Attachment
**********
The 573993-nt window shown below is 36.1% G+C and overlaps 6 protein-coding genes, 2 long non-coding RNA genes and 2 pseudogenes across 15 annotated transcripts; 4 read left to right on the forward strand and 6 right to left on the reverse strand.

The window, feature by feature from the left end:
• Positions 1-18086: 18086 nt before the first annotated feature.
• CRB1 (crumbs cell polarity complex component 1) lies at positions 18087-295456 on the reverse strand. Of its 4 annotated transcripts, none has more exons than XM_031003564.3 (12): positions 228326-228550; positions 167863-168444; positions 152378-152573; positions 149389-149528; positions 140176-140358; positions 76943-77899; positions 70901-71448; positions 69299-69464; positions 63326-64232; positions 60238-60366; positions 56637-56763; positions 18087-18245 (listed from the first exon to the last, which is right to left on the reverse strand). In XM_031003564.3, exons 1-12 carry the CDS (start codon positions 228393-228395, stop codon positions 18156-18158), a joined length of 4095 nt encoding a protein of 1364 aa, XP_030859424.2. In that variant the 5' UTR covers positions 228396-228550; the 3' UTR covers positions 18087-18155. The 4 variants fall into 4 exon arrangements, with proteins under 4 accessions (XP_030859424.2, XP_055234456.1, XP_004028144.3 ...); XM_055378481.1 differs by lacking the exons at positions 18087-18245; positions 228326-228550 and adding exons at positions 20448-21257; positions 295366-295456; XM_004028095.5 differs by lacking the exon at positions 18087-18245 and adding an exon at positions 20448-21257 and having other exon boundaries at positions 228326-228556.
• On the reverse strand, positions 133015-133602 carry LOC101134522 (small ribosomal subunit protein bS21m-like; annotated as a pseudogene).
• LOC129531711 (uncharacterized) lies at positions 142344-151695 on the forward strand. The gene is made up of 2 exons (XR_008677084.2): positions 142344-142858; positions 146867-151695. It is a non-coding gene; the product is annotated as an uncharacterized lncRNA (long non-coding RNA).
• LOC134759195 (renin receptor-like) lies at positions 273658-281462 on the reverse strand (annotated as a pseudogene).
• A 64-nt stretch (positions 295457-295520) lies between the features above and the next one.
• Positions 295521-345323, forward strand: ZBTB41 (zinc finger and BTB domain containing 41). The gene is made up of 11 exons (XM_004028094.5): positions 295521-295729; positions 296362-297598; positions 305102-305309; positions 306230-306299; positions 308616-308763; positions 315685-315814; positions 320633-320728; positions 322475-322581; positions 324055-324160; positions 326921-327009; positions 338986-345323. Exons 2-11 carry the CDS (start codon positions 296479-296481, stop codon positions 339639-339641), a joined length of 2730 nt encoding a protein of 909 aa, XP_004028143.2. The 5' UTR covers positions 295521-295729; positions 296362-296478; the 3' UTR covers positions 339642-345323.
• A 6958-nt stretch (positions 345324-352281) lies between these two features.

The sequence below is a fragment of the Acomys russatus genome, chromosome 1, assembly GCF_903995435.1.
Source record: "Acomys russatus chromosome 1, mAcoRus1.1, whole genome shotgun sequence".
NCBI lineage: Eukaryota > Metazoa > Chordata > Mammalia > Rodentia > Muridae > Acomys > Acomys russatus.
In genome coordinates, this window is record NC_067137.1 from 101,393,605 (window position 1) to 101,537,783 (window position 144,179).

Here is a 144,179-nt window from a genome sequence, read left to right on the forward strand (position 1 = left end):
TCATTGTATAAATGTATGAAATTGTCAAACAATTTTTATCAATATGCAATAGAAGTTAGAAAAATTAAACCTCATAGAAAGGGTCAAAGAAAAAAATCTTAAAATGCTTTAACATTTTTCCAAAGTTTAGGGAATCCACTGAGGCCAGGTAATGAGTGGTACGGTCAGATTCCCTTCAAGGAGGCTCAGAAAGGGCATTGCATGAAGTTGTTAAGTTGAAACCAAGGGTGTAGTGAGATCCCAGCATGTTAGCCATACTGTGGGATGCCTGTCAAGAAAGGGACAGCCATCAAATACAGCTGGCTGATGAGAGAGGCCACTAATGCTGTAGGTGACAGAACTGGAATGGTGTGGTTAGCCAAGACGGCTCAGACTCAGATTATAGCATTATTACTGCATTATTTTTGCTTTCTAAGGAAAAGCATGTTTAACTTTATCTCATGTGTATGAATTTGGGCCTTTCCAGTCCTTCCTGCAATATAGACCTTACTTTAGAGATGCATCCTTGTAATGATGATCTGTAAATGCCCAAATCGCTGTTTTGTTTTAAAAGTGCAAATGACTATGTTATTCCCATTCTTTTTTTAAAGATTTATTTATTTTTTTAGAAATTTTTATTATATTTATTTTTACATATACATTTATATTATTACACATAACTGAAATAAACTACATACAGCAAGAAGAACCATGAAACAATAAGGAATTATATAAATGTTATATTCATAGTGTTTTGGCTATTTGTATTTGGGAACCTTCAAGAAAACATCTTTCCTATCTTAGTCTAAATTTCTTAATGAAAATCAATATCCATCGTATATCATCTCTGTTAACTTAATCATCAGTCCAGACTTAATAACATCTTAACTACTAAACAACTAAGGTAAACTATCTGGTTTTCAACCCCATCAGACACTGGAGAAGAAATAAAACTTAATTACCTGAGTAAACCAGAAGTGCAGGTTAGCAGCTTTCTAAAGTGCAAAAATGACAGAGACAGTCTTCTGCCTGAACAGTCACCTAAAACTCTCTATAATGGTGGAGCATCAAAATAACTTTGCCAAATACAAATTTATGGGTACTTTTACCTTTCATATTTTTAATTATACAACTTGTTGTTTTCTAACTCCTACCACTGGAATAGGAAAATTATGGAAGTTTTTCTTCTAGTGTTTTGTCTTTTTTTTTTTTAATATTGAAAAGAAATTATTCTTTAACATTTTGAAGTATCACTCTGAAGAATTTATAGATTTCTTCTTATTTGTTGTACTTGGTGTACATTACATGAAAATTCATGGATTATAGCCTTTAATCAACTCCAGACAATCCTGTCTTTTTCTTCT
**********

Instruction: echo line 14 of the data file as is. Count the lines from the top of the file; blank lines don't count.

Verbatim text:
In genome coordinates, this window is record NC_067137.1 from 101,393,605 (window position 1) to 101,537,783 (window position 144,179).